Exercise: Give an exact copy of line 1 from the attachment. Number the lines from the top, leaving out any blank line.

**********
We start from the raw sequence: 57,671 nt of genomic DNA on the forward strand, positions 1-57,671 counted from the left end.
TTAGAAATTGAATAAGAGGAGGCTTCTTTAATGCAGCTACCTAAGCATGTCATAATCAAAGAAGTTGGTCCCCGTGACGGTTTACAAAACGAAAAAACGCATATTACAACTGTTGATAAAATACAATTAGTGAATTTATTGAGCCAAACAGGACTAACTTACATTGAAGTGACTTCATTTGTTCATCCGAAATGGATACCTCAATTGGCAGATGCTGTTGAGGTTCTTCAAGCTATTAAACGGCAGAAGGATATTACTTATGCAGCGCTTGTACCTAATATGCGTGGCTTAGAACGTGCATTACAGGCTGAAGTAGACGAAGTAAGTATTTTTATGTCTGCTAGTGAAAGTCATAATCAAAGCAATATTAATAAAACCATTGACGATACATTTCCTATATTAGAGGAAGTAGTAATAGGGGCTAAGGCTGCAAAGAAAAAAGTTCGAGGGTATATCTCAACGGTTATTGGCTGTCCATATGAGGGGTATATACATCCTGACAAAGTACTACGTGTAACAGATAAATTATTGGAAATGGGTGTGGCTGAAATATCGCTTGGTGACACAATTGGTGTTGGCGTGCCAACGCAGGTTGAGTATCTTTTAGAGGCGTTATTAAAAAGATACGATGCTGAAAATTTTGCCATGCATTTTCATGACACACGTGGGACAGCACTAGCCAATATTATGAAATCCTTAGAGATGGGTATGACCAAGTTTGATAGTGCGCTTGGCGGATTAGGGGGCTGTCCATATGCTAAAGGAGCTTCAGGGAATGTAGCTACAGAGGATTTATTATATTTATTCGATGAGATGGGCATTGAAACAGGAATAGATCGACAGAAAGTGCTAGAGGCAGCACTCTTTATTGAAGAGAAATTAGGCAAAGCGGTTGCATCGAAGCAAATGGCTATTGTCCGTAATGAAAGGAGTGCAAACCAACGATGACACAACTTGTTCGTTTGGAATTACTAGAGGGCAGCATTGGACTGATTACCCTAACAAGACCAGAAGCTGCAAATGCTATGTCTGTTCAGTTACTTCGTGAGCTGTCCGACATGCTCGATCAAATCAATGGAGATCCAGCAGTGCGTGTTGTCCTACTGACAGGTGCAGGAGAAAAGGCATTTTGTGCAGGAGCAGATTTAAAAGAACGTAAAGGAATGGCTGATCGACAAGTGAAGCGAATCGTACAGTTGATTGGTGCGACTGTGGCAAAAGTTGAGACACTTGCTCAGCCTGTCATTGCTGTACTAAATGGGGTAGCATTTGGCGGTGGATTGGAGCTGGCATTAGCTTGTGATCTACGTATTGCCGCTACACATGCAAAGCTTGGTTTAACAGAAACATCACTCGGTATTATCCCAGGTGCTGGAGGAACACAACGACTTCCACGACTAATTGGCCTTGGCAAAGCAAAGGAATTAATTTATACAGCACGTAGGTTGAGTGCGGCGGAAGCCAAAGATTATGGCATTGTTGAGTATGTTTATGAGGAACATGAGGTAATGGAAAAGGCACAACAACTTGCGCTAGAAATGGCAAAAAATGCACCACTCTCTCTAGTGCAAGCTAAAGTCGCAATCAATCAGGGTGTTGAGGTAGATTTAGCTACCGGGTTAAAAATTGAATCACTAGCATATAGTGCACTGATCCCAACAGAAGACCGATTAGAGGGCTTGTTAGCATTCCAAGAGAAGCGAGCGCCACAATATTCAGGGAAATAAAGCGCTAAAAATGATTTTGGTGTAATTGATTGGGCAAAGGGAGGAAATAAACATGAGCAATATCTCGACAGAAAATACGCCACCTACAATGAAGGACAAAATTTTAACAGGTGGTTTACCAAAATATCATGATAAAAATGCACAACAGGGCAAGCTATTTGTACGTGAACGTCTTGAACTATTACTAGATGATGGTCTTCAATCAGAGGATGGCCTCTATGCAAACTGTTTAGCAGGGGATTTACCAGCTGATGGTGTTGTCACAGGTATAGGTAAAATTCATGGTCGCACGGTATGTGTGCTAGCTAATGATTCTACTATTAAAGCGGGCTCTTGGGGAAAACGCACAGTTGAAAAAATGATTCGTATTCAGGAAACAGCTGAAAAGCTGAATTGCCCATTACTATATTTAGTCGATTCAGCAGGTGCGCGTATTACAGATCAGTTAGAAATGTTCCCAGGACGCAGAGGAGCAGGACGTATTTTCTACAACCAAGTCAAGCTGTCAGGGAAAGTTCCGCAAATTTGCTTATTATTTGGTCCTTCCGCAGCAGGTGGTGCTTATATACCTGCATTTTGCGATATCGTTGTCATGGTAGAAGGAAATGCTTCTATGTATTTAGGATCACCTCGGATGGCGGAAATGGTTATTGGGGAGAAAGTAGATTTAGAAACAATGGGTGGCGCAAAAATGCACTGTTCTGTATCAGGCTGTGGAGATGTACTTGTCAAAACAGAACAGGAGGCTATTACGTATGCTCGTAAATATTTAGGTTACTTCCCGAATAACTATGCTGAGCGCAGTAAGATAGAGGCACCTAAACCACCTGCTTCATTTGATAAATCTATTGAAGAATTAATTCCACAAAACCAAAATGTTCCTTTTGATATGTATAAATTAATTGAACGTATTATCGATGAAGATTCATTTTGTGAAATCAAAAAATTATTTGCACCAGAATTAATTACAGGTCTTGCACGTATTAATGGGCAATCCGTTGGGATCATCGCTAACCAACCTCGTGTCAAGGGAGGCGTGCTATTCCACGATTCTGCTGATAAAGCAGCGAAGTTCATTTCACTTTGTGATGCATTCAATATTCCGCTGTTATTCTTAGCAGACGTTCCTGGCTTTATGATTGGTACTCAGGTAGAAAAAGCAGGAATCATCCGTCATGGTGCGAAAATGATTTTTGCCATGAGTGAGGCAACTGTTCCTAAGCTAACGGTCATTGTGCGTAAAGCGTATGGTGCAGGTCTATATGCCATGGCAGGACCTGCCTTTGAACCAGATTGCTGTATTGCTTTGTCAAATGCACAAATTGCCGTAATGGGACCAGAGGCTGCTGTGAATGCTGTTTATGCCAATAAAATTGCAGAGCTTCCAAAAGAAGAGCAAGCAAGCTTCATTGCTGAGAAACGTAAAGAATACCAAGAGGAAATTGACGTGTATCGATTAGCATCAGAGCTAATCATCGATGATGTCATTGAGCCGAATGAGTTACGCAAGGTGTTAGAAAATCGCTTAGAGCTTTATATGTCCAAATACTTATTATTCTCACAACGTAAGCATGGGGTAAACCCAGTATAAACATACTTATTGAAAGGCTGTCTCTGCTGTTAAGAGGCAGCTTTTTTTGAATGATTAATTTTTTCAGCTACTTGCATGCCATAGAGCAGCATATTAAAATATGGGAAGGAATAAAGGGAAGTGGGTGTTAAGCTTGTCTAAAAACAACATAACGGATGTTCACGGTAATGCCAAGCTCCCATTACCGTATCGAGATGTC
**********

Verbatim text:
We start from the raw sequence: 57,671 nt of genomic DNA on the forward strand, positions 1-57,671 counted from the left end.